Terns are among the most beautiful and graceful of oceanic birds, and also among the smallest. They are found in all waters, in the Arctic and Antarctic, in the new world and in the old.

Someone once called them the swallows of the sea, but I think that an inapt description.

Though much larger than swallows, terns are slimmer built and the dazzling whiteness of their plumage, long narrow wings and forked tail lend their mastery of the air a fairy charm. Moreover they are not really exclusively oceanicthere are terns in plenty in every backwater and creek, and river terns far inland, coasting along the beds of almost dried up streams.

The Indian River Tern is easy enough to identify, a resident bird along inland waters, unmistakably a sharp-winged, fork-tailed, red-legged, red-beaked tern with the top of the head and nape black it is often found even along quite minor streams, and I have seen it in the Deccan, hawking along a river bed which was almost dried up with only a few deep pools here and there.

The Black-bellied Tern is also frequently found along rivers and lakes, though it also frequents the coastit is a smaller bird altogether.

Coastal terns are much harder to spot, especially as many of them come to our creeks and backwaters from near Persia and other far-off places in which they breed, and are in eclipse plumage when they visit us.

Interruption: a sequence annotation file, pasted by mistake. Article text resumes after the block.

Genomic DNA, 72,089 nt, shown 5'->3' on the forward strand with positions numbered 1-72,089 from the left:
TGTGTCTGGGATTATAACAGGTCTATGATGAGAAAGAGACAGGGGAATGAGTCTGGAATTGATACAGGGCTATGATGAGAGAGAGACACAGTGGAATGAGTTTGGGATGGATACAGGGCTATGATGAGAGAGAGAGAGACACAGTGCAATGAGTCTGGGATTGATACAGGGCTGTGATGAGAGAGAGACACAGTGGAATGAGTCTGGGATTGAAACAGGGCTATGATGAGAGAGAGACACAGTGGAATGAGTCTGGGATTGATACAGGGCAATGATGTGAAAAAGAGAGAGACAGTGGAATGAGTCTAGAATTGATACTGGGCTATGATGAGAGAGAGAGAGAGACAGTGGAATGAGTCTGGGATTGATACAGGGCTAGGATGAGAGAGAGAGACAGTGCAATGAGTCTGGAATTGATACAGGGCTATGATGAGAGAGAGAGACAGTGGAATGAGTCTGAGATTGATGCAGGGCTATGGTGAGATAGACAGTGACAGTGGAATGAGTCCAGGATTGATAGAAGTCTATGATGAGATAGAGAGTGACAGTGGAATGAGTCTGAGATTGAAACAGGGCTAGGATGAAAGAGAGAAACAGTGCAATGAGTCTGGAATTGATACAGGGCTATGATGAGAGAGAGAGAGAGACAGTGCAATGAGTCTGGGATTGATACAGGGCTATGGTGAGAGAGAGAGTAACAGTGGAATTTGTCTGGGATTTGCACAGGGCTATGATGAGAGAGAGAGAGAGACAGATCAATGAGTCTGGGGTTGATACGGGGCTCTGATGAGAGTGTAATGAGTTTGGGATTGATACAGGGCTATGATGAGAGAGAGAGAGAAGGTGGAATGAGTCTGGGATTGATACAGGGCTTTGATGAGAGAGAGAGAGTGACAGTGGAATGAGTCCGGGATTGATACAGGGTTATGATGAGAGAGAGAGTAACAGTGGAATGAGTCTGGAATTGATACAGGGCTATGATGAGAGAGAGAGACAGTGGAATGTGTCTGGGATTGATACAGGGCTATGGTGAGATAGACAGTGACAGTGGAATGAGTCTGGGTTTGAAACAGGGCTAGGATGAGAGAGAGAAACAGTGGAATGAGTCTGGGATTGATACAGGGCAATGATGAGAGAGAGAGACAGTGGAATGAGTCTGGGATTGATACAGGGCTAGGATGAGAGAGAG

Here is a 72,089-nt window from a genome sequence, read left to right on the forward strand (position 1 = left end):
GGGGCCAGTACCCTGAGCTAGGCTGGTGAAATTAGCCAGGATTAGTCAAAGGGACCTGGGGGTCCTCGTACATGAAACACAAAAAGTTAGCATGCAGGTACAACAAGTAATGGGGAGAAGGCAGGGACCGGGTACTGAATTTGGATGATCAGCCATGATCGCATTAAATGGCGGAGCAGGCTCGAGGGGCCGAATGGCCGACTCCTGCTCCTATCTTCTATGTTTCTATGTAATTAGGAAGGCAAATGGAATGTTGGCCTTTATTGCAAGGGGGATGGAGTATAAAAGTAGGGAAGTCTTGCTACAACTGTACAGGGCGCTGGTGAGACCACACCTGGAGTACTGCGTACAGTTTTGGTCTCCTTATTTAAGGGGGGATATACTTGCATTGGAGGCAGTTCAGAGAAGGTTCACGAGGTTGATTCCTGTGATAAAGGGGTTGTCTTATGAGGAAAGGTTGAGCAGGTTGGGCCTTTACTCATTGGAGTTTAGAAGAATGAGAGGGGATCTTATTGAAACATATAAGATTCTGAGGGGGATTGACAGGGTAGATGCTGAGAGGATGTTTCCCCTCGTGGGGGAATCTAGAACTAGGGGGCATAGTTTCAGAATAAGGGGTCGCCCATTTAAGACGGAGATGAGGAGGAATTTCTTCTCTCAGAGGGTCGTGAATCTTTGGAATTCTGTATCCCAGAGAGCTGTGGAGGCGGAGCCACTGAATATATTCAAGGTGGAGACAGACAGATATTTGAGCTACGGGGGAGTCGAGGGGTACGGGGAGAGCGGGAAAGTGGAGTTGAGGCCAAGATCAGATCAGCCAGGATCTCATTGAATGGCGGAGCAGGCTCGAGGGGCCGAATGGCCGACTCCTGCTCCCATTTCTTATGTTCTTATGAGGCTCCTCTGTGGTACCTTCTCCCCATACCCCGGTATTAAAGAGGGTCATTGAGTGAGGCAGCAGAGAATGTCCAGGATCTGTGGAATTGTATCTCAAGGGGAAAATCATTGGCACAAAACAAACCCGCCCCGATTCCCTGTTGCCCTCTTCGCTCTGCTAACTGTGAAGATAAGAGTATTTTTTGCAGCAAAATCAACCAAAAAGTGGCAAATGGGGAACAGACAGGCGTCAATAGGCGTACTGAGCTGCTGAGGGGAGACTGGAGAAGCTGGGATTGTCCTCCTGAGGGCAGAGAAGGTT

Many times while on a boat in the Tada Lake I have been surprised by the easy swiftness and dexterous flight of terns-there are quite a few terns here, including the Gull-billed Tern, the Whiskered Tern and an occasional Crested Tern. There are a number of Brown-headed Gulls which follow the furrow of the sail-boat, picking up the disturbed fish, and I have often seen a tern dive at the same fish as a gull, beating it to the prey by sheer speed and air-mastery, sometimes diving right under the broader and slower winged gull, and then rocketing high above it with the fish in its beak, all in one spectacular movement.

Terns breed in colonies on shingly river beds and open flats, but I have never seen a breeding colony of terns.

They are taxonomically close to the gulls, which they do not resemble in shape and flight. Some terns rest on the water, others (like the Whiskered Tern) prefer to rest on a stake or a sand bank. Some are almost entirely oceanic but even they breed on terra firma.

My picture is of a Gull-billed Tern in flight-it is the only one I like of nearly a hundred flight pictures of terns that I have attempted.

(This was published on 25 April 1966)